As a small child, I was always fascinated by the open-air wet market with the colourful food items, especially at night when the lights gave a special funfair kind of atmosphere to it. Those times when my Mum took me to the wet market were some of the best moments in my life. This picture captured what were my feelings through the joyful eyes of the little me then.
This is my unique perspective on the wet market at night. How would you reproduce your feelings for the place special to you?
Depending on the available light -- in this case not much of it -- the photographer is advised to tweak the shutter speed to between 1/3s and 1/10s which have been proven to give the blurred effect just right. Experiment with walking and hand swinging motions at different directions and paces for the desired result.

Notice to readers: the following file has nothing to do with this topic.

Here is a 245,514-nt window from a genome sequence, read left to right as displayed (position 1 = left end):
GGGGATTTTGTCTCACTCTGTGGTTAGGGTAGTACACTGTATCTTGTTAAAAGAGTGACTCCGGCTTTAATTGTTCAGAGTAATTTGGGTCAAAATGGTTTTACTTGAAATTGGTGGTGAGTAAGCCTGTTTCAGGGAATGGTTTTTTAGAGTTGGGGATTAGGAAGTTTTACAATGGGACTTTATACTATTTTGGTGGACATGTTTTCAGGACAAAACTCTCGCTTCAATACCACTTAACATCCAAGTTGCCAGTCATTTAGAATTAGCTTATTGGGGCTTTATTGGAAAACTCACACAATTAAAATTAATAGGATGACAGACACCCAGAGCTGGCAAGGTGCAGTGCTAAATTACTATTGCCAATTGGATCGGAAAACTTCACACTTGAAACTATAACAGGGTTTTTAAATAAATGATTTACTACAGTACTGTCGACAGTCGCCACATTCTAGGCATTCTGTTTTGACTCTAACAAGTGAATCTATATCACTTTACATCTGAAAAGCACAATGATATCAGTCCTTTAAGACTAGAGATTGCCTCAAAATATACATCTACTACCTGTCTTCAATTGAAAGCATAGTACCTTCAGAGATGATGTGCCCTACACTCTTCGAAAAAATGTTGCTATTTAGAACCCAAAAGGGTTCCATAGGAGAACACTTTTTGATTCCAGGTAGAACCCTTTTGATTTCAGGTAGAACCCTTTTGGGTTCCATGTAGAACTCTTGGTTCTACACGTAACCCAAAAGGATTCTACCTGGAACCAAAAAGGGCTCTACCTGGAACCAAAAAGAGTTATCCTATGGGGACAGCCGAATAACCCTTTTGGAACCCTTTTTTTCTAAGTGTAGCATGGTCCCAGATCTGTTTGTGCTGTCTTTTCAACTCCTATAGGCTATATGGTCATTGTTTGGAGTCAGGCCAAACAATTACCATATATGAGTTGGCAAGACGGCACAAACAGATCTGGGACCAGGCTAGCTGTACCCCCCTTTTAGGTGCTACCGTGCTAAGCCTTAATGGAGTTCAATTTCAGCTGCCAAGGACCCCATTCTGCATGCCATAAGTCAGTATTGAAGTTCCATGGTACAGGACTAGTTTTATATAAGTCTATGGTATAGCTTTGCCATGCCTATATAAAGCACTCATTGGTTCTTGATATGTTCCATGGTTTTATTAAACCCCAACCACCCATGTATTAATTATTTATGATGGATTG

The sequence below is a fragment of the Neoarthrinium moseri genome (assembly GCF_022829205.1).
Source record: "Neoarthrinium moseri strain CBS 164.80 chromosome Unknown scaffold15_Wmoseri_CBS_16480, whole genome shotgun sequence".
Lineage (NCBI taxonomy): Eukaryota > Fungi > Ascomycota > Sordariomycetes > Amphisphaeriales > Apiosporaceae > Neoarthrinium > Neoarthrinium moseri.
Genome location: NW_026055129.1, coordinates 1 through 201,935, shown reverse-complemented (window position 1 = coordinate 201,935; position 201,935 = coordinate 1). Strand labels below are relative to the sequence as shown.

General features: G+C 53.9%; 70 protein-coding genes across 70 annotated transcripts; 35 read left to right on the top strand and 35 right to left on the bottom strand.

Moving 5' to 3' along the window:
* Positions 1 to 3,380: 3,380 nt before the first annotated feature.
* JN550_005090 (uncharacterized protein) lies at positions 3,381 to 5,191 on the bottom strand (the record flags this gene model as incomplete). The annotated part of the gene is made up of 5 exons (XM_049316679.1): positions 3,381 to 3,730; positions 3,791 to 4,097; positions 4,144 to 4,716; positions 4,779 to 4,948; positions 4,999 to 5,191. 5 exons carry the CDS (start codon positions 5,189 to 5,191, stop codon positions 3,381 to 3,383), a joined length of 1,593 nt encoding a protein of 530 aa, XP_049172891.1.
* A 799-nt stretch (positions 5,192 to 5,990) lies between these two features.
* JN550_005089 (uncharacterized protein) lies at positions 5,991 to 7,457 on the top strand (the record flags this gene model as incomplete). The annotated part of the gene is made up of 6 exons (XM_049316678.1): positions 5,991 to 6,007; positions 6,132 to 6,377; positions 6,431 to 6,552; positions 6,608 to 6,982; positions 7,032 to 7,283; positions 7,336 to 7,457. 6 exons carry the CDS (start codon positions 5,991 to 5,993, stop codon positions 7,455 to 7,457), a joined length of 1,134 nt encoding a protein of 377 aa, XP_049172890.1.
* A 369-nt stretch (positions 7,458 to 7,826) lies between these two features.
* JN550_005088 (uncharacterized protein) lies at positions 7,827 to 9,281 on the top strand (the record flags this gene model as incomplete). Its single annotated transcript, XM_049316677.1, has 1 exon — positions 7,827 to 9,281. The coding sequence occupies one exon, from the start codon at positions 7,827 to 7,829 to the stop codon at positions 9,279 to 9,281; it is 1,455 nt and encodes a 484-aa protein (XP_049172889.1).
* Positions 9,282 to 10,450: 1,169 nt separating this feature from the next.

Almost all photographers have done this once at some point of time in their photographic endeavour: superimpose one subject over the other. Superimposition is an effective technique to present a theme, and to reveal the gist of the message; in this case, the illumination of the signboard is too bright for the residential building next to it.
I walked the scene, looking up and stopping at where the superimposition was just right to take the shot. Did I end up with a commonplace perspective? Maybe. But naughty is what I prefer to call it. And this perspective of mine works well for I have shown this image to several people, and they all spent longer time viewing this image than the rest.
It was a rather cold late afternoon when I walked past this beggar, and so did the other passers-by. There he was under the dimly lit footbridge, crouching and waiting fruitlessly for some coins. As the wind blew, the coldness tightened the grip on him, as well as on the passers-by who were so made to hurry home.
It immediately came to me that there was the photography opportunity, and the shot had to reproduce the atmosphere of loneliness. But how?